Sales: $153.8 million (1997)
Stock Exchanges: NASDAQ
Ticker Symbol: SLOT
SICs: 7993 Coin-Operated Amusement Devices
Anchor Gaming is an industry-leading diversified gaming company with experience as an operator and developer of gaming machines and casinos. The three business segments in which Anchor does business are: a slot machine route in Nevada; casinos in Colorado and Canada; and proprietary games. CEO Stanley E. Fulton and his family owned approximately 37 percent of the company in 1998, and the corporate headquarters were located in Las Vegas, Nevada.
Slot Machine Route
Anchor Gaming operates a slot machine route in the state of Nevada, in which slot machines are placed at taverns, grocery stores, and convenience stores. The slot machines are regularly serviced by Anchor in exchange for a split of the revenues, or for a fixed-fee payment. The company’s Anchor Coin subsidiary operates one of the largest gaming machine routes in the state of Nevada, with more than 800 video poker machines and slot machine units at retail stores and taverns. It is not the largest slot route in the state, but it is the most profitable. Las Vegas, one of the fastest-growing cities in the United States, provides a strong demographic base for slot machine routes. Anchor’s largest customer is the Smith’s Food and Drug Centers chain, where the company has exclusive location contracts locked in until 2010.
The company’s deal with Smith’s is a space-lease agreement, so any upside in slot revenues goes to Anchor rather than being divided with the store. Anchor’s major competitors in the route business are Alliance Gaming and Jackpot Enterprises.
Anchor Gaming operates what may be the most profitable casino in the state of Colorado. Limited stakes gambling was made legal in three historic mining towns in the Rocky Mountains of Colorado in November 1990, and Anchor was quick to jump at the opportunity.
The Colorado market in which Anchor participates is both unique to North American gaming and important to the continued growth of Anchor Gaming for a number of reasons. First of all, gaming in Colorado is limited stakes, which means $5 is the maximum permissible wager. Unlike Missouri, however, there is no limit on the amount one patron can lose. The main effect of this maximum bet is that the casinos focus more on gaming machines than on table games. Second, casinos in Colorado are on a much smaller scale than most other U.S. markets (such as the obvious cities of Las Vegas and Atlantic City), for several reasons: Each town’s ordinances state that all casinos must be built in the historical style of the town’s architecture. Because of this, most of the casinos in Colorado are in already-existing buildings and, consequently, are rather small. Additionally, the downtown location of these already existing buildings, combined with the mountainous terrain, limits available parking space as well as any expansion space a casino might want to undertake in the future. In fact, most casinos in Colorado offer little or no parking space for their patrons, and few, if any amenities, such as restaurants, hotel rooms, or bars (only Harvey’s Casino in Central City offered hotel rooms as of 1997).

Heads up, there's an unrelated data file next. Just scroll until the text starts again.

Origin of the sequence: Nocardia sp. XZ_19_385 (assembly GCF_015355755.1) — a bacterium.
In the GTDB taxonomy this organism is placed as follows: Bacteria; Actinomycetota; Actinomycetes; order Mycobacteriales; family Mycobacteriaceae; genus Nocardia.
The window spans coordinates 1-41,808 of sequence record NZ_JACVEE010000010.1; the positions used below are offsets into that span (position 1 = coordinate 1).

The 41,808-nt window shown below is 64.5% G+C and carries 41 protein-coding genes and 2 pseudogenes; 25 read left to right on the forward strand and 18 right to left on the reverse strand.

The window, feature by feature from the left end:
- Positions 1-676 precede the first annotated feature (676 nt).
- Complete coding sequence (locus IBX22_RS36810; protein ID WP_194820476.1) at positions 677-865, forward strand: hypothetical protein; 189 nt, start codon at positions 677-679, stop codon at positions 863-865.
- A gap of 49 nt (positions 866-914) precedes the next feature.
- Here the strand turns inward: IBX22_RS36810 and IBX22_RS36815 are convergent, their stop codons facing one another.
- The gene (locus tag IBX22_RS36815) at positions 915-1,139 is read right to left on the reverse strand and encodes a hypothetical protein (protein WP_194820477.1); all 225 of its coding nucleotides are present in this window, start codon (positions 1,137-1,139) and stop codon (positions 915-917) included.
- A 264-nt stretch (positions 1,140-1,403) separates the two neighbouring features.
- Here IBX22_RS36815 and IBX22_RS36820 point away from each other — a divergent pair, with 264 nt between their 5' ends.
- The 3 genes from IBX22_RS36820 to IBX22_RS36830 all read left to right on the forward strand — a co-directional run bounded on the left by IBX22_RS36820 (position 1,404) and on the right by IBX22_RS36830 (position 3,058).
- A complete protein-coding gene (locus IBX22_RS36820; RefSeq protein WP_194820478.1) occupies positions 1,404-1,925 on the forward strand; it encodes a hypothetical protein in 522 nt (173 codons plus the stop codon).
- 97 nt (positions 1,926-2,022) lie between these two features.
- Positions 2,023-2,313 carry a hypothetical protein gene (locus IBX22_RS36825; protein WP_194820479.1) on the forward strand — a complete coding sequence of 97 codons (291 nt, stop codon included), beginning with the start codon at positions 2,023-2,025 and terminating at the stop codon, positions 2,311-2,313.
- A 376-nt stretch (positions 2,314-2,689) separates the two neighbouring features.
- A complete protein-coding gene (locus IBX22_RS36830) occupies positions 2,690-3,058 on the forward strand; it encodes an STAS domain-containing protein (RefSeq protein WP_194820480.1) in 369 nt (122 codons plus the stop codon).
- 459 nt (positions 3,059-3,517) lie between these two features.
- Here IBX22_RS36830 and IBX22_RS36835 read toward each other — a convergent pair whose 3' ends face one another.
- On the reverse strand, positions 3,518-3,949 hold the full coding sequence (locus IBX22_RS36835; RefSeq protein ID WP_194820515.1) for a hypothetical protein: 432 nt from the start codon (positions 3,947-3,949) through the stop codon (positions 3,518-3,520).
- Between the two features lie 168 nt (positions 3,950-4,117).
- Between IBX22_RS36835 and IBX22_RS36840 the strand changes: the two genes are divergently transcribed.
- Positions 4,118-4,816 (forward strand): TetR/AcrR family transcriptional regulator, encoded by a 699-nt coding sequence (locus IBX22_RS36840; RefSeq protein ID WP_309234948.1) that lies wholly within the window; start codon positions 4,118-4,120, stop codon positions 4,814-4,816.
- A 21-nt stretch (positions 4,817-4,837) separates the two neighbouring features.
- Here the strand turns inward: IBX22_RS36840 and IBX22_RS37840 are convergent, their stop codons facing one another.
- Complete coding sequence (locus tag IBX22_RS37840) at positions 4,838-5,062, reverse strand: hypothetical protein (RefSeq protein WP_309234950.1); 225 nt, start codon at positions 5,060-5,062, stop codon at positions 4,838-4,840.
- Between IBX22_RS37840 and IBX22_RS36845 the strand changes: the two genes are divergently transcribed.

Due to the building, space, parking, and growth restrictions, major casino operators have stayed away from the Colorado market, so Anchor has not experienced significant competition. In fact, the only other major operators in the cities of Black Hawk and Central City are Harvey’s Wagon Wheel, the Gilpin Hotel & Casino, Promus, Lady Luck, and Fitzgeralds; the remainder are operated as small “Mom & Pop” businesses.